Painting Rockets

I recently built my first model — a 1:144 scale Saturn V. I posted this picture of the painted but unassembled rocket online, and it wasn’t long before I got an email from a fellow space-enthusiast. He asked about the paint scheme I used. He used the same design on a model years ago, and neither of us followed the paint scheme of any Saturn V that actually flew. I’d been so distracted following the directions and getting the lines straight that I didn’t stop to look at where the lines were going. It got me thinking about the Saturn V’s design scheme, which might be one of the more interesting histories of paint. Turns out, most of the readily accessible information is geared towards model builders. That’s all well and good, but it didn’t tell me why German-built launch vehicles have always varied their paint scheme. 

The Saturn V’s iconic black and white paint scheme is a remnant of its German roots.  When Wernher von Braun and his rocket engineer colleagues tested early prototypes of the Vergentungswaffe Zwei or V2, they painted a large black and white checkered pattern on its skin. This helped them see any roll the rocket gained around its vertical axis during launch. Armed V2s that fell on London towards the end of the Second World War were painted with a camouflage so the Allies would a harder time finding them. (The V2).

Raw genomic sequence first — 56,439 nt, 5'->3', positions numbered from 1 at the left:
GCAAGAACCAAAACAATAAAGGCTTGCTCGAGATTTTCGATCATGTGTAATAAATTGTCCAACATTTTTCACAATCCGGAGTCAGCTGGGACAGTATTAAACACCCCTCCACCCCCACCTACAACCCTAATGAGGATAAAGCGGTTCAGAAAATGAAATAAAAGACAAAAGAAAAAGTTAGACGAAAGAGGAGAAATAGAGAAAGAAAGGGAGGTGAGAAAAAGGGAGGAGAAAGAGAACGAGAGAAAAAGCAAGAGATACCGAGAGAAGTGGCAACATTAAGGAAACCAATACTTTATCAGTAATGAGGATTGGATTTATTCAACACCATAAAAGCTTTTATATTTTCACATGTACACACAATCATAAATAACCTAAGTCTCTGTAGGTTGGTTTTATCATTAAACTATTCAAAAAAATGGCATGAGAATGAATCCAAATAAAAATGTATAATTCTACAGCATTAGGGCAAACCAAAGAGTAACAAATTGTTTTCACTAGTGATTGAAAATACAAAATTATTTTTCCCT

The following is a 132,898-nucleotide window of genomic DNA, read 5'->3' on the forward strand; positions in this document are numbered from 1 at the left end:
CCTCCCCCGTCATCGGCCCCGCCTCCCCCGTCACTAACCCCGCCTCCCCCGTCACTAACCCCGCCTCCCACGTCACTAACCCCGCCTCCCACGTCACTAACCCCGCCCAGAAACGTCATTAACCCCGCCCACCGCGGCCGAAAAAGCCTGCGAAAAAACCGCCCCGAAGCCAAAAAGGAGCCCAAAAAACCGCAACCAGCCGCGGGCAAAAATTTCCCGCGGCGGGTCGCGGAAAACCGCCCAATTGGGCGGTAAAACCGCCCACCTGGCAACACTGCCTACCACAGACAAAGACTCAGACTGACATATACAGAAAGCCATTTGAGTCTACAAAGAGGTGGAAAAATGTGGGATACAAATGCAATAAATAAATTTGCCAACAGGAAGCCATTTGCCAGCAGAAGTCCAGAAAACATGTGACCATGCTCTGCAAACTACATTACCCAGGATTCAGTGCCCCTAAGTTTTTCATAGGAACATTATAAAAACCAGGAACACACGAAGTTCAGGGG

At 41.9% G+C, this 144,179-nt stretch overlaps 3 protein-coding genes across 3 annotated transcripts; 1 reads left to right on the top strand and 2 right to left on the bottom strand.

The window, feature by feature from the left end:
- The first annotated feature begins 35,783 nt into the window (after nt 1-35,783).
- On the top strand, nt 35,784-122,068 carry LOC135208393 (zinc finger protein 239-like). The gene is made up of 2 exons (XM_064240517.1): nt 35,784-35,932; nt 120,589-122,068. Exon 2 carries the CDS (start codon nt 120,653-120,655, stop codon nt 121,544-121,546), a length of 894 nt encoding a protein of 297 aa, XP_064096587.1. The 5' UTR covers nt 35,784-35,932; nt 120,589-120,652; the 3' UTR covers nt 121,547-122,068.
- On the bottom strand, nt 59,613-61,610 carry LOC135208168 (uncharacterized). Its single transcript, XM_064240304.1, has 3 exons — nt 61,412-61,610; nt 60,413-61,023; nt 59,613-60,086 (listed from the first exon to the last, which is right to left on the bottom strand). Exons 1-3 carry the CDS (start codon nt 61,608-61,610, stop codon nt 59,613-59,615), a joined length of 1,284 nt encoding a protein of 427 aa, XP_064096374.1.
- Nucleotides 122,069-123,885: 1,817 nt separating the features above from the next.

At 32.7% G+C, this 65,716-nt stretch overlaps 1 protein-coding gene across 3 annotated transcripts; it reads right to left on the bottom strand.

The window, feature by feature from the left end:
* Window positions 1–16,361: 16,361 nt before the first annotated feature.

The black and white pattern became a standard feature on subsequent rockets built by von Braun’s team. After the German rocketeers surrendered to American solders in 1944, von Braun and 110 colleagues were brought into the United States. The majority went to White Sands, New Mexico, and became the core of the Army Ballistic Missile Association (ABMA) where they developed rockets for the US army.

One of the early products from the ABMA was the Redstone family of rockets. The first iteration, PGM-11 Redstone, a short range surface-to-surface ballistic missile. It’s direct descendant was the first mid-range ballistic missile, Jupiter A. The Jupiter C built on the Jupiter A and was designed to put payload into orbit. A variant of the Jupiter C, Juno I, launched the first US satellite Explorer 1 into orbit on January 31, 1958. They shared a paint scheme. All were painted white and had a pattern of black stripes on the midsection. (Left, Redstone research and development missile number CC-56 launches at the Atlantic Missile Range in Cape Canaveral, Florida on September 17, 1958.)